Top 5 Tips To Climb Like A 'Conquistatore'

The Giro d’Italia’s iconic climbs are long, steep, daunting and legendary for the punishment they dish out. This year the riders face the mighty Monte Zoncolan, regarded as the hardest climb in Europe; Monte Jafferau with its double-digit slopes; and Colle delle Finestre, famous for beauty, brutality and drama. Here’s how to match the pros and ride to a rising challenge…


The only way to truly replicate the sensation of climbing is to climb, so seek out your local hills and ride them over and over again, even if they’re short. As the road tilts up, your body starts to undergo a series of physiological reactions which may well leave you regretting ever heading outside, but in the long term it’s what you need. Compared to riding on the flat, seated climbing recruits your glutes, quads and calves more than when you’re spinning along on a level. And as you climb against a gradient gravity tries to pull you back, so you have to use more muscles to keep moving forwards. Over time this builds strength and endurance, which is exactly what climbers need. And the more you climb, the better you’ll become. 


At heights greater than 1,000m the air starts to become less compressed, or less dense. This means there are fewer molecules of oxygen available to breathe in. So, when the riders point their bike skywards for the summit of the Colle delle Finestre, at a cool 2,178 metres (7,145ft) above sea level, they’ll be battling the steep slopes and a lack of oxygen too, especially once they climb above 1,500m (4,920ft). The best way to train for riding at altitude is to go to the mountains and ride. Over time your body gets used to the lower level of available oxygen and adapts to become more efficient. One of the major adaptations to altitude is an increase in red blood cells, which means more oxygen can be carried in your blood. But for those without access to the Alps from their door, training in an altitude chamber helps get your body used to the demands of the high mountains. 


The smart way to climb a mountain is to pace yourself; we’ve all made the rookie mistake of setting off like a rocket only to come to a standstill half way up. Control is the key. Ease yourself into a climb by starting with your heart rate low. Avoid the temptation to push down hard on the pedals and instead try and spin your legs; pedalling at a higher cadence lessens the tension and load on the leg muscles which in turn reduces the fatigue and that early hit of lactic acid that can kick in when you start to climb. Find your own pace and gradually increase the pressure on the pedals. Use the distance markers at the side of the road (you’ll find them on most European climbs) to judge when to up your speed and finish faster than you started.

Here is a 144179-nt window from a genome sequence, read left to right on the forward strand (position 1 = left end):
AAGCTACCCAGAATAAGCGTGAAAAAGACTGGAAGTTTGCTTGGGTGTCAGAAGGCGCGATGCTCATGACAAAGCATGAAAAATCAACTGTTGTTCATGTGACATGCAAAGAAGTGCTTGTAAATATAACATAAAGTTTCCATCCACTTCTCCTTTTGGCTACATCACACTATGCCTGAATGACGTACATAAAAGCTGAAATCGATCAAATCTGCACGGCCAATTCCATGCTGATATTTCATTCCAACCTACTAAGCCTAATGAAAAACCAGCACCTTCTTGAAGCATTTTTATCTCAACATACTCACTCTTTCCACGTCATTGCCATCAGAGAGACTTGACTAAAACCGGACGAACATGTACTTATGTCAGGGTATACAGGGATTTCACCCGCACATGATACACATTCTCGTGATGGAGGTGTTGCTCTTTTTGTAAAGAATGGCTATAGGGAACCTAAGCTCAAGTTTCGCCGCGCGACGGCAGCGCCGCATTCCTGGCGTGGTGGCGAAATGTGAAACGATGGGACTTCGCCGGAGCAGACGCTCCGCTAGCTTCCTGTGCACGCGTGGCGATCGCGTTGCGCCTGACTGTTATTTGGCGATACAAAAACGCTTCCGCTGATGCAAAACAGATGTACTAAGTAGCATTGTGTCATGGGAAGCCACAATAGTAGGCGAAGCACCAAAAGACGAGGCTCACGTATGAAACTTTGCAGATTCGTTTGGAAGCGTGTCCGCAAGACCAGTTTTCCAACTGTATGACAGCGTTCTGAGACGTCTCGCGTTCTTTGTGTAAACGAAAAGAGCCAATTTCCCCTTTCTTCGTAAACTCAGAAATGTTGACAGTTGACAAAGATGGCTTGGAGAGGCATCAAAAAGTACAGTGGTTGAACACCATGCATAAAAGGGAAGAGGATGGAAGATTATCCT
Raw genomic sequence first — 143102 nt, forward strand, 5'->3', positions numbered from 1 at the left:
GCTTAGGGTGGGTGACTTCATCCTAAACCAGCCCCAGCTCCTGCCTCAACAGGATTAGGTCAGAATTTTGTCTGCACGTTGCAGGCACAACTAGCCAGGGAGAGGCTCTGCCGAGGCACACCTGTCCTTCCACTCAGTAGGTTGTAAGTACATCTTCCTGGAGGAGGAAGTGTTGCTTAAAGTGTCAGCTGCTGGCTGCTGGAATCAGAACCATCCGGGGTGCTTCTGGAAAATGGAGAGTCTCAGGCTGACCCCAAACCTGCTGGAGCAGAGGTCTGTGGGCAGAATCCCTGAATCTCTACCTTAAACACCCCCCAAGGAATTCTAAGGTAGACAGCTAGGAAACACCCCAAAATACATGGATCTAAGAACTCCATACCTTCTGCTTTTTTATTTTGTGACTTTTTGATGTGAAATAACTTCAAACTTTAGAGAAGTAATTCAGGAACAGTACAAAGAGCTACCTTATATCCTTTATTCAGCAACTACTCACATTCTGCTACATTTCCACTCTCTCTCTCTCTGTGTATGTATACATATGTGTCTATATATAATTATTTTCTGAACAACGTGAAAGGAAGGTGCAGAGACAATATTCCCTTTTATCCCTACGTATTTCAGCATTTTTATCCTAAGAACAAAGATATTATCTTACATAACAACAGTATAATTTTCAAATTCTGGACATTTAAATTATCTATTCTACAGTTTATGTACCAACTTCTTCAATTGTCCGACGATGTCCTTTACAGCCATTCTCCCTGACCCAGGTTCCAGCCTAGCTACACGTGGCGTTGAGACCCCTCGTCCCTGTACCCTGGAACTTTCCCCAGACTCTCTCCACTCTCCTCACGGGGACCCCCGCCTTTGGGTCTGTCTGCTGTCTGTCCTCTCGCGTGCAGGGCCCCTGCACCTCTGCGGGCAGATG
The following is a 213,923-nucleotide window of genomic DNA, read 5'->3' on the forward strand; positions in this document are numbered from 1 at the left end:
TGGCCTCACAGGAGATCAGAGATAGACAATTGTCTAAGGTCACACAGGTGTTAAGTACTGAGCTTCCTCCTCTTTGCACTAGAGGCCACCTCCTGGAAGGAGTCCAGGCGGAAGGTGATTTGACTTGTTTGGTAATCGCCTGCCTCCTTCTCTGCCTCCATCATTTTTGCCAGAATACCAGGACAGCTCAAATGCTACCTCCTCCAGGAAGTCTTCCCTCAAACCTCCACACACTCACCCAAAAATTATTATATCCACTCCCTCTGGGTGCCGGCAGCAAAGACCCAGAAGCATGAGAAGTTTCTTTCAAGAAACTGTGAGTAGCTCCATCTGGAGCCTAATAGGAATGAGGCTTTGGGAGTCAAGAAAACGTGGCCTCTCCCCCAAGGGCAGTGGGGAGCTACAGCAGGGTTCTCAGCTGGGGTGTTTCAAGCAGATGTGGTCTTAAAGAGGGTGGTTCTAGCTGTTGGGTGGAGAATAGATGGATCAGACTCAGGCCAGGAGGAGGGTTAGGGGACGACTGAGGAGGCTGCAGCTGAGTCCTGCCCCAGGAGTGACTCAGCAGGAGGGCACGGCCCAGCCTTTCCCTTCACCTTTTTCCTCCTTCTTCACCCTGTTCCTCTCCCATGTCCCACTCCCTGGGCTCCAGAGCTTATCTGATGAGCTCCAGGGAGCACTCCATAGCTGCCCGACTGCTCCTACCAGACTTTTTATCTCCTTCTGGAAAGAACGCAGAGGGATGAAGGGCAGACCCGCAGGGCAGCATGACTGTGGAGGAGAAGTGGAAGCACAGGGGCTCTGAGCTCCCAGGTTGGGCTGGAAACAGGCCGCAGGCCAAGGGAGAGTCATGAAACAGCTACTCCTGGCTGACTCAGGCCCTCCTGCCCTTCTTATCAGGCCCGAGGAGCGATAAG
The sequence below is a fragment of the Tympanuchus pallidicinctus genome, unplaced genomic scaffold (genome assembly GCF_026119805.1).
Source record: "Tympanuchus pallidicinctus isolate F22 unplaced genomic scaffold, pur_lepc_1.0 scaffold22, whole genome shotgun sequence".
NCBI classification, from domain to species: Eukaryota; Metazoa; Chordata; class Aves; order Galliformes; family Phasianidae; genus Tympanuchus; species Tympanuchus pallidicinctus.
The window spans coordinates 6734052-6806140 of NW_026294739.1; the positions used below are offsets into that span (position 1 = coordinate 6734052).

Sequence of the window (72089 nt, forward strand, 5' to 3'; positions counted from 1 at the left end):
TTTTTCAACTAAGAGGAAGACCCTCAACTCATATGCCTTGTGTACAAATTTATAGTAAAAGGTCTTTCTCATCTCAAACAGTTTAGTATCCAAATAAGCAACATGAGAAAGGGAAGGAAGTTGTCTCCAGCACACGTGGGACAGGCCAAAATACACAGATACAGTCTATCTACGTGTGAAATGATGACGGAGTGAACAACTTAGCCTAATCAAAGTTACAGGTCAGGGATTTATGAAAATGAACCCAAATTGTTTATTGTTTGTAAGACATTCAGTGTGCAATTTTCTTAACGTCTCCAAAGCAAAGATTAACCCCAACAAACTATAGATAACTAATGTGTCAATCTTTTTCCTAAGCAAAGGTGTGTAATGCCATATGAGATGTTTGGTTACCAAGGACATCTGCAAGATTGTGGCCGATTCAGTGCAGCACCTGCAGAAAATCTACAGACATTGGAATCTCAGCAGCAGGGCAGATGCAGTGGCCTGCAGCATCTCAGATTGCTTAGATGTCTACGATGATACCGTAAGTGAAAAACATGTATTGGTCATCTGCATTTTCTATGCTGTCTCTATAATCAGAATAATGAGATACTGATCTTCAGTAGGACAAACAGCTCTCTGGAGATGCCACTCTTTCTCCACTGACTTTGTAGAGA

Many a race has been won with a skilful and daring descent and many of the peloton’s best climbers are the one who crest the summit and then drop down the other side like a stone – take Nibali, Sagan, or Irish legend Sean Kelly. The key to becoming a good descender is progression – don’t think you need to start by launching yourself down Monte Etna. First, master the art of corning on the flat by noticing how you approach the bend, finessing when to brake (before not during and with both brakes) and how to ride out of the corner. Then try to incorporate this on a short hill, of say 5km, with steep sections. Gradually move slightly out of your comfort zone on a steeper, longer hill and build up the distance; the Giro’s descents can be upwards of 25km-long. If you’re nervous, the natural instinct is to hold your breath so try to stay relaxed and don’t tense up.


En route to the summit of Monte Zoncolan, the riders will have to grapple with gradients in excess of 20%. Ahead of the stage, team mechanics will set to work mounting smaller gears so their riders can make it to the top. If you find yourself running out of gears when you’re climbing, consider adjusting or changing your drivetrain. A compact chainset (such as 50/34t), mid chainset (52/36t) even a super compact chainset (48/32t) offers lower gears than a traditional standard chainset. A wide-range cassette is also a good bet, even if you’re riding hilly sportive and not a Giro climb.

And if you really can’t get outside, the Atom’s innovative climb mode with its with automated resistance is the next best thing. You can warm up on Box Hill and end your session at the summit of Colle delle Finestre.